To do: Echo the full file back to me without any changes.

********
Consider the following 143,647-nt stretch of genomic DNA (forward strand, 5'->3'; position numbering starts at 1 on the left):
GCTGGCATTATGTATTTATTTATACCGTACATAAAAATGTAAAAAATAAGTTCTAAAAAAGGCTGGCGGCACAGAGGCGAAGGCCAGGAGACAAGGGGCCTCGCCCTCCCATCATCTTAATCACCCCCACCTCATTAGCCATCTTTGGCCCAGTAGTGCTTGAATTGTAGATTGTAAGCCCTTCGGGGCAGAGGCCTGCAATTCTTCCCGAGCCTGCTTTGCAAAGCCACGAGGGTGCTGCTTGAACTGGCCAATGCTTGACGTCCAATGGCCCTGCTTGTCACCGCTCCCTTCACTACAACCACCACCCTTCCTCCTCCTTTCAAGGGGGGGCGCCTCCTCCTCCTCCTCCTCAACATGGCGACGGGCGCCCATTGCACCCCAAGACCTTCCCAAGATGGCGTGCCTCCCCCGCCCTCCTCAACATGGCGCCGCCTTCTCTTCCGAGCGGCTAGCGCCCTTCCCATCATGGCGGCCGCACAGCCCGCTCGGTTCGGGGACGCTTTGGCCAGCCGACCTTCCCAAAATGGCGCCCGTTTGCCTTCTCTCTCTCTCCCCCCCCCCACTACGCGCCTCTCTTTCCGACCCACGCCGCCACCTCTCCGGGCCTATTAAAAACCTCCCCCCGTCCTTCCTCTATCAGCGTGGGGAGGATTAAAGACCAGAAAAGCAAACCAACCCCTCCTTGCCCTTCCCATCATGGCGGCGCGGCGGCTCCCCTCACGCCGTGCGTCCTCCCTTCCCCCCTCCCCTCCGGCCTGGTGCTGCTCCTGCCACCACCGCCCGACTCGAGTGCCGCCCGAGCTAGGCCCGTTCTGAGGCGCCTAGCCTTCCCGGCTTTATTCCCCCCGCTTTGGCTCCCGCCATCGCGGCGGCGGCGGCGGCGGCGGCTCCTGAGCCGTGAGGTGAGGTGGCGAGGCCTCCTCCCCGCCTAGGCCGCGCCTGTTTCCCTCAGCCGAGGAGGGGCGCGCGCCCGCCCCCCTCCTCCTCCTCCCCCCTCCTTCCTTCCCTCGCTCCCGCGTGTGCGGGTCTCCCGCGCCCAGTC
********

Consider the following 143,647-nt stretch of genomic DNA (forward strand, 5'->3'; position numbering starts at 1 on the left):
GCTGGCATTATGTATTTATTTATACCGTACATAAAAATGTAAAAAATAAGTTCTAAAAAAGGCTGGCGGCACAGAGGCGAAGGCCAGGAGACAAGGGGCCTCGCCCTCCCATCATCTTAATCACCCCCACCTCATTAGCCATCTTTGGCCCAGTAGTGCTTGAATTGTAGATTGTAAGCCCTTCGGGGCAGAGGCCTGCAATTCTTCCCGAGCCTGCTTTGCAAAGCCACGAGGGTGCTGCTTGAACTGGCCAATGCTTGACGTCCAATGGCCCTGCTTGTCACCGCTCCCTTCACTACAACCACCACCCTTCCTCCTCCTTTCAAGGGGGGGCGCCTCCTCCTCCTCCTCCTCAACATGGCGACGGGCGCCCATTGCACCCCAAGACCTTCCCAAGATGGCGTGCCTCCCCCGCCCTCCTCAACATGGCGCCGCCTTCTCTTCCGAGCGGCTAGCGCCCTTCCCATCATGGCGGCCGCACAGCCCGCTCGGTTCGGGGACGCTTTGGCCAGCCGACCTTCCCAAAATGGCGCCCGTTTGCCTTCTCTCTCTCTCCCCCCCCCCACTACGCGCCTCTCTTTCCGACCCACGCCGCCACCTCTCCGGGCCTATTAAAAACCTCCCCCCGTCCTTCCTCTATCAGCGTGGGGAGGATTAAAGACCAGAAAAGCAAACCAACCCCTCCTTGCCCTTCCCATCATGGCGGCGCGGCGGCTCCCCTCACGCCGTGCGTCCTCCCTTCCCCCCTCCCCTCCGGCCTGGTGCTGCTCCTGCCACCACCGCCCGACTCGAGTGCCGCCCGAGCTAGGCCCGTTCTGAGGCGCCTAGCCTTCCCGGCTTTATTCCCCCCGCTTTGGCTCCCGCCATCGCGGCGGCGGCGGCGGCGGCGGCTCCTGAGCCGTGAGGTGAGGTGGCGAGGCCTCCTCCCCGCCTAGGCCGCGCCTGTTTCCCTCAGCCGAGGAGGGGCGCGCGCCCGCCCCCCTCCTCCTCCTCCCCCCTCCTTCCTTCCCTCGCTCCCGCGTGTGCGGGTCTCCCGCGCCCAGTC